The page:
China’s Tiananmen Rocker Pulls Out of State TV Performance
Image Credit: Wikimedia Commons

China’s Tiananmen Rocker Pulls Out of State TV Performance


Chinese singer, Cui Jian, who is known for performing a song that became the anthem for the Tiananmen Square protests, cancelled his planned performance for China’s Spring Festival Gala on China Central Television, which attracts millions of viewers.

Cui decision to pull out came after organizers reportedly told him that he could not perform “Nothing to My Name” – the same song that he sang in front of Tiananmen Square protesters in 1989.

Cui decided to quit the show because he did not want to perform an alternative song, according to his manager, You You.

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“It is not only our regret, but also the gala’s,” said the manager. “Cui Jian has his fans all over the world, so his stage is far beyond the CCTV’s gala.”

The move was met with praise by some members of the public.

“You are the backbone and gall of this land. Your music is the hope and despair of this country,” wrote Mongolian singer Daiqing Tana, who is based in Beijing.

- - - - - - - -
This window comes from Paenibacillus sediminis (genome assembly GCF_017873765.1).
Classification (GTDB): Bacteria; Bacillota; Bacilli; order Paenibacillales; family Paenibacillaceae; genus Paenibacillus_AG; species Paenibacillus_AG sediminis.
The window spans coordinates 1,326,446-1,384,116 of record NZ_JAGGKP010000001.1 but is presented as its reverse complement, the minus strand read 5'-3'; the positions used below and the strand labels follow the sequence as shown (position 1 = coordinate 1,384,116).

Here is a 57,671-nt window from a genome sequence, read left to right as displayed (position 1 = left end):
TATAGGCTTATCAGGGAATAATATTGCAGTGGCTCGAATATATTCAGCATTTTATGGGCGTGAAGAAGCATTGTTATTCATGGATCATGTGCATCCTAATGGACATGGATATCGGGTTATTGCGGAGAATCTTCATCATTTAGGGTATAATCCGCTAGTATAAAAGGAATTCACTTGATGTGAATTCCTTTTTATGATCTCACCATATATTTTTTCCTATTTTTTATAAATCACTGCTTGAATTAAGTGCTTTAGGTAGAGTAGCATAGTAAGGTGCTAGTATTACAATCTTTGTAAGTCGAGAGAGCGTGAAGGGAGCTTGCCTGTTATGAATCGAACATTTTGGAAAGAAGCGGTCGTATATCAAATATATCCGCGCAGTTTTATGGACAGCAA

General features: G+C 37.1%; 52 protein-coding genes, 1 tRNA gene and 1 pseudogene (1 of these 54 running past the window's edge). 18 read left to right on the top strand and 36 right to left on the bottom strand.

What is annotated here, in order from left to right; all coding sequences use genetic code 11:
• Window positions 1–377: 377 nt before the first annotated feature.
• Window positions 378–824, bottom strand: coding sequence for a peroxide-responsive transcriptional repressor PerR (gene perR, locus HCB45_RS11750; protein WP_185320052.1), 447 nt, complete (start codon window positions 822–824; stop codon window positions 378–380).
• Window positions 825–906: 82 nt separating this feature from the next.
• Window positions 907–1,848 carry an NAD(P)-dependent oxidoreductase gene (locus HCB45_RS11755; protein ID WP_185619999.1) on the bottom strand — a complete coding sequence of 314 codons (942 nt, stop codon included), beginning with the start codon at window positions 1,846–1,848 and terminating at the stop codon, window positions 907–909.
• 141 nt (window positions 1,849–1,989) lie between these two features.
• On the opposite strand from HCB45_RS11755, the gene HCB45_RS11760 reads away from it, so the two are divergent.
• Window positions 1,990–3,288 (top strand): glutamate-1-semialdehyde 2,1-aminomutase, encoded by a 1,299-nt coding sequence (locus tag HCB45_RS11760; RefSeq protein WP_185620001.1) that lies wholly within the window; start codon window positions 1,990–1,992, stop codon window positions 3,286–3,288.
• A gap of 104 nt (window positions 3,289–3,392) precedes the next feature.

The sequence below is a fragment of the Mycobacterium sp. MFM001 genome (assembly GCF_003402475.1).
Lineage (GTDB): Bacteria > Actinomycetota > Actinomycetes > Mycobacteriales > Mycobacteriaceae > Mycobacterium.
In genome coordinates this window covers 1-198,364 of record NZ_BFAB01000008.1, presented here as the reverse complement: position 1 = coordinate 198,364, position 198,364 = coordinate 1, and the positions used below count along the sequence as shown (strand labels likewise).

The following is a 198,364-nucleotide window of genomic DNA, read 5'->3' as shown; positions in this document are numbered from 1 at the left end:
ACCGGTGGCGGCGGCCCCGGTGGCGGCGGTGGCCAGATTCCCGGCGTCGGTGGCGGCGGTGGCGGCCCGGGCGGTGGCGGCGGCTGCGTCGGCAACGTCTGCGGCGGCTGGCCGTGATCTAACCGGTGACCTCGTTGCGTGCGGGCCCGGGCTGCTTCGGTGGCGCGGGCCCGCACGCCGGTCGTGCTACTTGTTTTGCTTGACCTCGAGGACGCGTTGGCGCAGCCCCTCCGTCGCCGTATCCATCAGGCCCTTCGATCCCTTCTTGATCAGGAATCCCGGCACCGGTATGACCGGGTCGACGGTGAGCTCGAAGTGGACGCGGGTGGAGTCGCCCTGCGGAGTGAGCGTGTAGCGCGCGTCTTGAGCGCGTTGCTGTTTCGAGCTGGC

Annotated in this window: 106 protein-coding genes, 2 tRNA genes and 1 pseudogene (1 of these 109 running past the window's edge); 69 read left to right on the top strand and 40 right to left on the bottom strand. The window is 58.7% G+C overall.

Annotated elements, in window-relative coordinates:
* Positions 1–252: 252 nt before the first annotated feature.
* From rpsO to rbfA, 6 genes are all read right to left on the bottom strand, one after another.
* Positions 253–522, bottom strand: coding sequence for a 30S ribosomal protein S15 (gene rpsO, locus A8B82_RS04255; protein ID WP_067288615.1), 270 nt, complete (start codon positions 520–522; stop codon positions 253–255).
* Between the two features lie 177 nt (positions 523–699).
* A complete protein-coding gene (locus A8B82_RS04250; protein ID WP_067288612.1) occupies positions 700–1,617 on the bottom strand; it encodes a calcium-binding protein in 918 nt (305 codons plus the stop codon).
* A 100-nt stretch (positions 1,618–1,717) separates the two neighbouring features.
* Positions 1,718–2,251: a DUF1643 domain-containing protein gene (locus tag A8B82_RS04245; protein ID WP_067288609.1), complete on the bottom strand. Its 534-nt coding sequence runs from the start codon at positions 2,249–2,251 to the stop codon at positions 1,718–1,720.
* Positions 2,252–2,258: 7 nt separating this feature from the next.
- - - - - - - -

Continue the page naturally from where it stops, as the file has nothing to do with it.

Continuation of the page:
Cui’s invitation to perform at the Spring Festival Gala comes after the Chinese Communist Party lifted a ban on him that lasted several years. Following his band’s controversial performance of the 1986 hit during the Tiananmen Square incident and a 1990 concert in which criticized the Sino-Vietnamese war, Cui’s music career suffered. For many years he was barred from performing on any official stages and kept a low-profile with small performances at bars and tiny venues.

The decision to invite Cui, who released the first original rock’n’roll album in China, to perform on state TV came as a shock to many due to the political nature of his lyrics. In December he told the South China Morning Post that “most of the young people forget about politics.”

He also added, “Personally, I want to see rights, freedom of speech, but it’s a boring subject, because everybody thinks it’s dangerous.”

The Spring Festival in China, which is also known as the Lunar New Year, is the country’s most important holiday. Families traditionally gather around the television set to watch CCTV’s “Spring Festival Eve Gala,” the variety show with the highest ratings in China. In recent years, however, the program has lost appeal among audiences, especially younger viewers, due to its patriotic songs, Communist Party slogans and cheesy skits.

Although little is known about the censorship process for the gala, some performers such as Taiwanese magician, Liu Qian, have complained that it is “truly frightening.”

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